Evidence-Based Complementary and Alternative Medicine

Gut Microbiome and Chronic Diseases: Does a Natural Product-Rich Diet Matter?

Publishing date
01 Mar 2019
Submission deadline
12 Oct 2018

Lead Editor

1University of Coimbra, Coimbra, Portugal

2University of Catania, Catania, Italy

3Hospital Universitario Central de Asturias, Oviedo, Spain

4University of Salerno, Salerno, Italy

This issue is now closed for submissions.
More articles will be published in the near future.

Gut Microbiome and Chronic Diseases: Does a Natural Product-Rich Diet Matter?

This issue is now closed for submissions.
More articles will be published in the near future.


Most of the human adult microbiota lives in the gut and its composition changes throughout life. Its composition is related to ageing, environmental factors (diet, physical activity, etc.), and pathological conditions. It is been estimated that the human gut microbiome has more than 5 million different genes and it is composed by over 1,000 different species. Given this high variability in composition, a core gut microbiome shared by healthy adults has been identified, suggesting an important role in the maintenance of health status.

In healthy conditions, microbial diversity and richness increase with age, reaching their highest complexity during adulthood. Children and elderly have a more unstable gut microbiome and a lower diversity comparing to adults.

Antibiotic administration, while facilitating clearance of targeted infections, also perturbs commensal microbial communities and decreases host resistance to antibiotic-resistant microbes. Following perturbations by antibiotics, diet, immune deficiency, or infection, this ecosystem can shift to a state of dysbiosis.

The evidence of intestinal microbiota dysbiosis involvement in disease is strongest for disorders of the gastrointestinal tract. However, there are also evidences that strongly suggest their causal influence on development or progression of nonintestinal diseases, such as diabetes, obesity, metabolic syndrome, asthma, cardiovascular disease, atopy, and aging-related neurodegenerative diseases. This suggests that alterations of the human gut microbiome can play a role in disease development.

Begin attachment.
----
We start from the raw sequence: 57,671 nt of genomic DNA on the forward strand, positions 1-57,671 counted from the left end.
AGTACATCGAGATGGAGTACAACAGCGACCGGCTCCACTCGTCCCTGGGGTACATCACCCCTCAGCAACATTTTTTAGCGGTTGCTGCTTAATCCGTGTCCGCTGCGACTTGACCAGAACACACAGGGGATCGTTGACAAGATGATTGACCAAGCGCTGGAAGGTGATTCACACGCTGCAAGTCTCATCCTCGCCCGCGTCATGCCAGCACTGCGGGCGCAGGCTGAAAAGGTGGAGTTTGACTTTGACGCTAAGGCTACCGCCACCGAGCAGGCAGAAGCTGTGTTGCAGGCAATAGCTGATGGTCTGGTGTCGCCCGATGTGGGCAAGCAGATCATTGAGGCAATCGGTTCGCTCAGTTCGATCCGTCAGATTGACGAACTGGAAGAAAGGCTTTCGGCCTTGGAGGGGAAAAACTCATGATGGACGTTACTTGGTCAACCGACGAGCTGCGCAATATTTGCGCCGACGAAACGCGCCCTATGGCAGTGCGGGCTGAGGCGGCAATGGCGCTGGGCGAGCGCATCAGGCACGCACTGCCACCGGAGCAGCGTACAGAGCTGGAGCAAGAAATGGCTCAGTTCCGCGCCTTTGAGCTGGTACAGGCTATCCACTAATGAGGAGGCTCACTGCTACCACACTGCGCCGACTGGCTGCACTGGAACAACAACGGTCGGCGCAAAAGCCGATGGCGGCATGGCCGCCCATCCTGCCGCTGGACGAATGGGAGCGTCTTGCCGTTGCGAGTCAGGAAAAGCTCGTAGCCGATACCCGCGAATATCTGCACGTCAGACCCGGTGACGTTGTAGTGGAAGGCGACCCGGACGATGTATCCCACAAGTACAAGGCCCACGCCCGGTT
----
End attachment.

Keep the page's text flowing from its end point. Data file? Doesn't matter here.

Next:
There is growing recognition that gut microbiome health relies on a healthy dose of activity and a nutrient-rich, plant-based diet. Natural products provide a critical source of potential drug leads from which, over the millennia, humankind has identified not only phytomedicines and herbal remedies, but also most of our current antibiotics and anticancer drugs. Today, microbial, plant, and marine extracts are widely used to screen for new drug leads. Indeed, 61% of the new small-molecules, and chemical entities introduced as drugs worldwide from 1981-2002, were derived from natural products. Natural products have traditionally been used since antiquity for their biological properties: bactericidal, fungicidal, virucidal, antiparasitical, insecticidal, and anti-inflammatory and they certainly play an important role in gut microbiome equilibrium.

In this call for papers, we invite authors to contribute original experimental as well as review articles that will illustrate the influence of a natural product-rich diet in gut microbiome and consequently the impact in examples of chronic diseases.

Potential topics include but are not limited to the following:

  • Evidence-Based influence of natural products consumption in a healthier gut microbiome
  • Natural products as chemopreventive agents in gastrointestinal diseases
  • Improvement of the pathogenesis of prediabetes and diabetes through the influence of natural products in gut microbiome
  • Gut microbiota and aging-related diseases: the role of natural products
  • Gut microbiota as a nutraceutic target
  • Targeting gut microbiota with natural product-rich diets to prevent or revert cardiometabolic and cardiorenal disorders
  • Natural product delivery: innovative strategies to intestine targeting
Evidence-Based Complementary and Alternative Medicine
 Journal metrics
Acceptance rate27%
Submission to final decision68 days
Acceptance to publication33 days
Impact Factor1.813

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